|Publication number||US5407786 A|
|Application number||US 07/990,822|
|Publication date||Apr 18, 1995|
|Filing date||Dec 14, 1992|
|Priority date||Aug 9, 1988|
|Publication number||07990822, 990822, US 5407786 A, US 5407786A, US-A-5407786, US5407786 A, US5407786A|
|Inventors||Shinishi Ito, Haruo Okano, Makoto Nakase|
|Original Assignee||Kabushiki Kaisha Toshiba|
|Export Citation||BiBTeX, EndNote, RefMan|
|Patent Citations (13), Non-Patent Citations (14), Referenced by (14), Classifications (9), Legal Events (4)|
|External Links: USPTO, USPTO Assignment, Espacenet|
This application is a continuation-in-part of application Ser. No. 07/825,284, filed Jan. 27, 1992, now abandoned, which is a continuation of application Ser. No. 07/387,797, filed Aug. 1, 1989, now abandoned.
1. Field of the Invention
The present invention relates to a method of patterning a resist during a lithography process in manufacturing a semiconductor device. Particularly, the invention relates to a patterning method employing a silylating process.
2. Description of the Prior Art
Recent semiconductor technologies have improved the speed and integration of semiconductor devices and elements. This has increased the necessity of minimizing patterns formed on the semiconductor devices and of improving accuracy of the patterns.
A prevalent lithography process employs a photosensitive polymer (resist) pattern as a mask to etch a base thin film according to a reactive ion etching (RIE) method. The resist pattern shall be formed accurately with high aspect ratio on the stepped surface of a semiconductor element. This requirement is hardly met with a monolayer process of optical lithography technique. This increases the importance of employing a multilayer resist method.
According to the multilayer resist method, multiple layers provide respective resist functions. Namely, a resist layer of 2 to 3 μm in thickness is disposed on the surface of a semiconductor element to flatten steps formed on the surface of the element and absorb light reflected by a substrate of the element. On the resist layer, a high-resolution resist layer is disposed to form a pattern. Since the exposure and development of the pattern is carried out away from the substrate and under ideal conditions, the pattern will be of high resolution and have accurate dimensions.
The multilayer resist method is achieved in various ways depending on the number of layers and the techniques of transferring a pattern to lower layers.
A typical one of the multilayer methods is a three layer resist method which provides upper and lower resist layers and an intermediate resist layer disposed between the upper and lower resist layers. According to the three layer resist method, a pattern is transferred from the upper layer to the intermediate layer and from the intermediate layer to the lower layer with the use of a reactive ion etching (RIE) process. The intermediate layer prevents the upper and lower resist layers from interacting with each other and provides pressure resistance for the lower resist layer when the lower layer is subjected to the RIE process. To achieve this function, the intermediate layer is usually made of SOG (spin on glass, i.e., organic silicon glass) formed according to a spin coating method.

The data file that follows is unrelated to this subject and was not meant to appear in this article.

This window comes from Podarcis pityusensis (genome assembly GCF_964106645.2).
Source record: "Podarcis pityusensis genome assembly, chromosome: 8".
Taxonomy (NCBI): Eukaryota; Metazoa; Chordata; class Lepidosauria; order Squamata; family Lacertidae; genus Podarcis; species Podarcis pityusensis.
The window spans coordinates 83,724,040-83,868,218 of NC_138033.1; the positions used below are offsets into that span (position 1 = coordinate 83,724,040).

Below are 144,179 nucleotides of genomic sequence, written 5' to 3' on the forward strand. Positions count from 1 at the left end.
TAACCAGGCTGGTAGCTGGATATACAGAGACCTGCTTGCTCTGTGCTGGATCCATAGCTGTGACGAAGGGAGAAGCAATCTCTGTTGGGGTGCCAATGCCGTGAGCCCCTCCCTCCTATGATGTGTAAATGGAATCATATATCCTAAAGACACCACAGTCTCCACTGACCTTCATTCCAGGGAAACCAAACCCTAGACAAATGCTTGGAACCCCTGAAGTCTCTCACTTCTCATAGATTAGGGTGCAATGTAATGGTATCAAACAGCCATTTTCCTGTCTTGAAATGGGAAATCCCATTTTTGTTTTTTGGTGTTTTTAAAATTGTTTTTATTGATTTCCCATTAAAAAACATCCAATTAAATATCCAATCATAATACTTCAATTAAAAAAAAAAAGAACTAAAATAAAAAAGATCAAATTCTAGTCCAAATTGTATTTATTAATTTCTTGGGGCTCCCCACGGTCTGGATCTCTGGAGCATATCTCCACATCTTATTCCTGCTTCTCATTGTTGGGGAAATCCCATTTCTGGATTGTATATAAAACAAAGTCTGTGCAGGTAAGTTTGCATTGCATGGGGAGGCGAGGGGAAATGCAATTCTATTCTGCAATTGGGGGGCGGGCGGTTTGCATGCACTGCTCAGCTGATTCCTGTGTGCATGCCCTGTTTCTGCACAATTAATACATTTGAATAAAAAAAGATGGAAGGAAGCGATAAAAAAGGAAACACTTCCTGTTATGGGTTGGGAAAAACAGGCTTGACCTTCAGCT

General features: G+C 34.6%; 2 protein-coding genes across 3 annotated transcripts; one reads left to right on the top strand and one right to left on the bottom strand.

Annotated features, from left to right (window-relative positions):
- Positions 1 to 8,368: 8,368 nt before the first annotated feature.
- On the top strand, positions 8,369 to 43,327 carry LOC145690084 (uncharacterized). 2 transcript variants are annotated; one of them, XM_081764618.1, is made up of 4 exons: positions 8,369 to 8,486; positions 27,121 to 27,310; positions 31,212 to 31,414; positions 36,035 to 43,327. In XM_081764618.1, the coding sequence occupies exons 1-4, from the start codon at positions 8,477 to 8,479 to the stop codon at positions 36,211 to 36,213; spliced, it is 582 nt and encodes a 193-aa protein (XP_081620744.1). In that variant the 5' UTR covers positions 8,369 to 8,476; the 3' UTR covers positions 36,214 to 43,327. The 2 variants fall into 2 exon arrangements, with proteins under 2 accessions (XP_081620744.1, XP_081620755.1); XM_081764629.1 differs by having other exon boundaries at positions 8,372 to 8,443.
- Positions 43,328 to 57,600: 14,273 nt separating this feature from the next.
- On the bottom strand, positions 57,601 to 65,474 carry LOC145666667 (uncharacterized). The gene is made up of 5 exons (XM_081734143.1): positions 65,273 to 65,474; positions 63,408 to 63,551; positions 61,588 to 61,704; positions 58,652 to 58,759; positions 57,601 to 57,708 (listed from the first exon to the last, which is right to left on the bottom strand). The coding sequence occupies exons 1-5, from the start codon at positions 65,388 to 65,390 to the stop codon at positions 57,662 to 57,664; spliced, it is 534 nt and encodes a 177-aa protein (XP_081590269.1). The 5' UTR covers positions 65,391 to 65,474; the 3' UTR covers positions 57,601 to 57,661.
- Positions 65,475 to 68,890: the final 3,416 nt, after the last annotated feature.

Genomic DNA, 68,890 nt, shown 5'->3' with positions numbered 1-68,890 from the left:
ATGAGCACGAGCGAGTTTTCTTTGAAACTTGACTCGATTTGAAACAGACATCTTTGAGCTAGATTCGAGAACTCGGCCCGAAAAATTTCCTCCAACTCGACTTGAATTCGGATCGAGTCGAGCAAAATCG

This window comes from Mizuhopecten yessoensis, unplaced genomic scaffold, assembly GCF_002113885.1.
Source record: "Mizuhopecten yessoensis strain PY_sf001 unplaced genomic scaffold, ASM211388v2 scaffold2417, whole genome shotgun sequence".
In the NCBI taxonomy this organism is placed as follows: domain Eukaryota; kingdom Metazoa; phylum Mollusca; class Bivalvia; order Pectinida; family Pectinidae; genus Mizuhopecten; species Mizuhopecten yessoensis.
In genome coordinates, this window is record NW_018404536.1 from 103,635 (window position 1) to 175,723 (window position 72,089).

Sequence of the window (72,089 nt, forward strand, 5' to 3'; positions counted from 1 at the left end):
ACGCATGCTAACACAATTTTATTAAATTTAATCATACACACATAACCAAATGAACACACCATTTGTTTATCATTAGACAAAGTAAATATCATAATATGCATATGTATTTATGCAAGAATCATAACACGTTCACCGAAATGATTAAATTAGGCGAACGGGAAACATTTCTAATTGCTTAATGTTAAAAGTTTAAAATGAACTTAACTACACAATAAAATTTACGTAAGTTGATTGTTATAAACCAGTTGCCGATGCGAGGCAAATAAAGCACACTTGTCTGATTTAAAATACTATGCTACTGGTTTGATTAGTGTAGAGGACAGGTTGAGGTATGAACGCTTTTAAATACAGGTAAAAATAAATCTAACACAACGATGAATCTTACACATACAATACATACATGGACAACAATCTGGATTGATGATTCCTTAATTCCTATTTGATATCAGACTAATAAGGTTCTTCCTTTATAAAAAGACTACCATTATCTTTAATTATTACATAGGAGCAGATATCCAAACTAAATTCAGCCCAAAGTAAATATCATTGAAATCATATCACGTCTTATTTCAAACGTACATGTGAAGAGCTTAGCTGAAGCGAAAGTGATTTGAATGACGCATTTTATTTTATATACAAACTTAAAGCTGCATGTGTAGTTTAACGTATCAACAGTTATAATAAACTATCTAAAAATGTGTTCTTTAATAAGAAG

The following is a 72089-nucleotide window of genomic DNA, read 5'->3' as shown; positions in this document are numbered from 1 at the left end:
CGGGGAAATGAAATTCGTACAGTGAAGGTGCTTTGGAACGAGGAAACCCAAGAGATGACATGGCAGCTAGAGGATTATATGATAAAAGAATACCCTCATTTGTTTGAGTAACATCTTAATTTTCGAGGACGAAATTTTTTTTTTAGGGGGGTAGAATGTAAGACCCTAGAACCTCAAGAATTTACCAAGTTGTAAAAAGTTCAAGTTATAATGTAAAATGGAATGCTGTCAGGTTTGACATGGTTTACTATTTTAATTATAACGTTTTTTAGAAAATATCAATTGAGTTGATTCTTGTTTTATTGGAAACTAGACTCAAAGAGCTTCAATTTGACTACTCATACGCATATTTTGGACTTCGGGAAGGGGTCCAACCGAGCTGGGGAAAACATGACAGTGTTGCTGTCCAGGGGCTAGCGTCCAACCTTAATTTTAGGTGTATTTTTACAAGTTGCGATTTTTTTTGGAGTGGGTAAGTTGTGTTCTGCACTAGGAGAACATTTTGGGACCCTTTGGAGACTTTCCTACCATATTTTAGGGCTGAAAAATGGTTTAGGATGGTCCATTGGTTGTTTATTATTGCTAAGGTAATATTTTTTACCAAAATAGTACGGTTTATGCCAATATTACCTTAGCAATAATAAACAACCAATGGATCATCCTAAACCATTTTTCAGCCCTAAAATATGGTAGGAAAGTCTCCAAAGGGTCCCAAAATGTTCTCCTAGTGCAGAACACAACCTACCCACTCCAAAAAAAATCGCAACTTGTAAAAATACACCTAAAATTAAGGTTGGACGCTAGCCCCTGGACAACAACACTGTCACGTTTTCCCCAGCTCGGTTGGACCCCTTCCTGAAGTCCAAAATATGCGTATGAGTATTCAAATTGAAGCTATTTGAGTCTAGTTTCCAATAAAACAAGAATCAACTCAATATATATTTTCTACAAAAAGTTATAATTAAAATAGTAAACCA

The three layer resist method is relatively stable compared to other methods. However, it involves complicated processes, including two RIE processes, so that the three layer resist method may not be practical to apply for mass production.
To simplify the processes, various techniques have been discussed. One of the more promising techniques is a silylating process. This process realizes the function of the three layer resist method, but only with monolayer resist. Therefore, the silylating process may be an ideal and ultimate resist process.
A Japanese Laid Open Patent Application No. 61-107346 discloses a typical silylating process. This process will be explained with reference to FIGS. 1(a) to 1(d).
In FIG. 1(a), the surface of a substrate 1 is coated with a photosensitive resin layer 2, and a mask 3 is disposed on the resin layer 2. The resin layer 2 with the mask 3 on it is exposed against exposure rays 4 such as ultraviolet rays to form exposed portions 5 on the photosensitive resin layer 2, as shown in FIG. 1(b). Silicon compounds are applied to the exposed portions 5. The silicon compounds are selectively absorbed by the exposed portions 5 to form silylated layers 6 as shown in FIG. 1(c). Then, an etching process is carried out to remove non-exposed portions of the photosensitive resin layer 2 to form a pattern as shown in FIG. 1(d).
According to such a conventional silylating process, not only the exposed portions 5 but also the non-exposed portions are silylated to form silylated layers 6a. The layers 6a are minor if compared to the silylated layers 6, but the layers 6a deteriorate selectivity of the pattern. Therefore, the conventional silylating process is not practically applicable and, depending on conditions, it causes cracks as shown in FIG. 2.
The silylated layers 6a formed on the non-exposed portions, respectively, shall be removed. For this purpose, mixed gases such as gases of CF4 and O2 or gases of C2 F6 and O2 are used to etch the silylated layers 6a. However, when the silylated layers 6a on the non-exposed portions are etched with the mixed gases, the silylated layers 6 on the exposed portions are also etched. Since an etching speed of the exposed portions is higher than that of the non-exposed portions, the silylated layers 6 are etched more than the silylated layers 6a. Then, the pattern is not accurately formed. In addition, the reactive etching with oxygen may leave scum.